Coming in third was local war epic The Eight Hundred which made an impressive $2 million in previews. Directed by Guan Hu and produced by Huayi Bros., The Eight Hundred is an $80 million tentpole based on a pivotal battle in 1937 during the Sino-Japanese war: the historic siege and defense of the Si Hang Warehouse in Shanghai where 400 fighters, an unlikely mix of soldiers, deserters and civilians became known as the “Eight Hundred Heroes," after holding out against waves of Japanese forces for four days and four nights.

    The hotly anticipated war film was originally supposed to be released last summer but had its world premiere dramatically pulled from the Shanghai Film Festival and then its nationwide release canceled at the 11th hour by China's censors, although no official reason has ever been given.

    With stellar reviews, an 8.1 rating on Douban and buoyed by nationalistic fervor, The Eight Hundred should breakout big next weekend when it goes on general release.

    The rerelease of Christopher Nolan's Interstellar continued to rack up solid numbers, making another $1.3 million this weekend. Including its original run, the 2014 sci-fi epic, which stars Matthew McConaughey, Anne Hathaway and Jessica Chastain, has now made $123.9 million in China.

    Interstellar's strong performance and Nolan's name recognition in China bodes well for the Middle Kingdom release of his high concept sci-fi movie Tenet, which has cleared the country's censors and is set to be released on Sept. 4. To drum up a little more Nolan-mania in China, Warner Bros. is also rereleasing Inception in the country on Aug. 28.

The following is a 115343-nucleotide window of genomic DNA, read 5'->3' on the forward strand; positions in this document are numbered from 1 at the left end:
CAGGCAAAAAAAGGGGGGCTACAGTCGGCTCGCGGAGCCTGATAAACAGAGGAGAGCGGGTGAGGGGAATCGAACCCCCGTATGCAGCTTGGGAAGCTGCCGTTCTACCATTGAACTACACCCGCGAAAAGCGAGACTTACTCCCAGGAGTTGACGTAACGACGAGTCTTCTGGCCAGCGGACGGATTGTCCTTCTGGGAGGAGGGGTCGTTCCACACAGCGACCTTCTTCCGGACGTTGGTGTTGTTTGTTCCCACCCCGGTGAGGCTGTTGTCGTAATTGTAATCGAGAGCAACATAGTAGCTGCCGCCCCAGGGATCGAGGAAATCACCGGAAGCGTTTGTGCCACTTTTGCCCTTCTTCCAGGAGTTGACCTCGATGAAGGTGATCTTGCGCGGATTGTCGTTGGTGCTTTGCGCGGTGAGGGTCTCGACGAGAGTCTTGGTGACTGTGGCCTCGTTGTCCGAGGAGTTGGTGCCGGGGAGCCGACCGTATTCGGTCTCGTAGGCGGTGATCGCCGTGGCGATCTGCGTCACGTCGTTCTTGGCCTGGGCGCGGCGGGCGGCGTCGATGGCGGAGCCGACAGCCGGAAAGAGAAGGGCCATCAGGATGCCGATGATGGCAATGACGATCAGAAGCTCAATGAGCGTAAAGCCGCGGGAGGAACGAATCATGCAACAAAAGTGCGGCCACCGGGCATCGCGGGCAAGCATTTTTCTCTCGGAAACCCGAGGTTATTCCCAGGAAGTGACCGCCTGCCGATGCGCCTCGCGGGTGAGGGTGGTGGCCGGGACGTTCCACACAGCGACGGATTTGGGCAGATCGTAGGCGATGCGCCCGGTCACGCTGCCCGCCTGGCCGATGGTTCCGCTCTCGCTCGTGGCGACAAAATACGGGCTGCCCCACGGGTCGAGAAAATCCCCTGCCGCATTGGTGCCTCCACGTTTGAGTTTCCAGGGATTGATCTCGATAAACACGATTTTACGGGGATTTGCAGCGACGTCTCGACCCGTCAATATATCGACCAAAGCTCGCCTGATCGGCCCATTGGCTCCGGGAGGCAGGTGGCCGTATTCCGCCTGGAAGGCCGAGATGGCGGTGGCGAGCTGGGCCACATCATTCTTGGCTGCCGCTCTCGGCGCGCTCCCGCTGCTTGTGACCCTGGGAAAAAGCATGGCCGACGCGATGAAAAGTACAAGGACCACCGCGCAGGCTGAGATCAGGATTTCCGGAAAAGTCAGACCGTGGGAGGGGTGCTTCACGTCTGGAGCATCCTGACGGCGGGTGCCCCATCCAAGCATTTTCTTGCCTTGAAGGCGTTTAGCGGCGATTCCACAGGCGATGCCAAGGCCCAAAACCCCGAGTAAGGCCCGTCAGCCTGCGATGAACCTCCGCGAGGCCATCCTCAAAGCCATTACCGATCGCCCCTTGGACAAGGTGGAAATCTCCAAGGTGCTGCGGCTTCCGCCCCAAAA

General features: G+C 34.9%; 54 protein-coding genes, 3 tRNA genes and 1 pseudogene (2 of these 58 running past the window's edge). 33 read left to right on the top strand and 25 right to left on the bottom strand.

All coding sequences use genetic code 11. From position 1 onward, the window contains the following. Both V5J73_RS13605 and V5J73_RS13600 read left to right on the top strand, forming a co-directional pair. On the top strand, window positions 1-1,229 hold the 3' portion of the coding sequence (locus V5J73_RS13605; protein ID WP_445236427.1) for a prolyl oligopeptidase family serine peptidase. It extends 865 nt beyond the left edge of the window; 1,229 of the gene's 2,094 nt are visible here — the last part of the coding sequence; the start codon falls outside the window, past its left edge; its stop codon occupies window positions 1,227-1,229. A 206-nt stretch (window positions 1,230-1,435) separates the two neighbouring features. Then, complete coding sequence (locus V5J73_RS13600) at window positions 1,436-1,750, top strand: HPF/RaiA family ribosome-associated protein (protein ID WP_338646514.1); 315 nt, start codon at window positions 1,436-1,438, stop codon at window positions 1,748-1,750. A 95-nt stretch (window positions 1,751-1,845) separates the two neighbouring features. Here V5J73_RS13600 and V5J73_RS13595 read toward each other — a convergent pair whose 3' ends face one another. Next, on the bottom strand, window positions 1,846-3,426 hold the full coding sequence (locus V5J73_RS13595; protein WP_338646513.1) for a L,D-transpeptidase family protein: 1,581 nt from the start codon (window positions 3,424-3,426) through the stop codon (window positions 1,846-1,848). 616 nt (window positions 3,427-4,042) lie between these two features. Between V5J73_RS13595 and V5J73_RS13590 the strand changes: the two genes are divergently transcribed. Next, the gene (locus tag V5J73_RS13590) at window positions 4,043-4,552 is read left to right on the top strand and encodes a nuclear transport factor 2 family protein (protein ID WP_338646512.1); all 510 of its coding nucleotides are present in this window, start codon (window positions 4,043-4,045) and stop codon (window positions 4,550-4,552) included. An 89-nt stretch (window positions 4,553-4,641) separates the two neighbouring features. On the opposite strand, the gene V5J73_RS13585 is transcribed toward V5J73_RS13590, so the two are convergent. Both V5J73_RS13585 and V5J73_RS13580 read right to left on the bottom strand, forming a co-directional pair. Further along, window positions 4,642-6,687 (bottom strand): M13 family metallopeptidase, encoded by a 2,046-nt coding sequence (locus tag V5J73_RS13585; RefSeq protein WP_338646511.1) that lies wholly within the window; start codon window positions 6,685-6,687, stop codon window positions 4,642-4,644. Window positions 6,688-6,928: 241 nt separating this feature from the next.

Rounding out the top five this weekend was the rerelease of Sam Quah's 2019 crime drama Sheep Without a Shepherd which made $1.1 million and now has a cume of $187.7 million.


    ABID RAHMAN
    abid.rahman@thr.com
    gentlemanabroad

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  4. #364
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    National Day Oct 1

    Aug 17, 2020 12:00pm PT
    Peter Chan’s Volleyball Drama ‘Leap’ to Hit China Over National Day

    By Rebecca Davis


    "Leap"

    Peter Chan’s hotly anticipated biographical sports drama “Leap” is set to hit China on Sept. 30, becoming the first of the Chinese New Year blockbusters canceled due to COVID-19 to set a theatrical outing.

    Local animation “Jiang Ziya: Legend of Deification,” which was also originally scheduled to premiere over the lunar new year, will premiere the day after. They will both hit theaters over the China’s patriotic National Day holiday that begins Oct. 1, typically one of the busiest movie-going weeks of the year.

    They will compete against the patriotic anthology film “My People, My Homeland,” a sequel to last National Day’s “My People, My Country,” and Chinese comedy “Coffee or Tea?,” as well as a local animated take on the classic “Mulan” legend.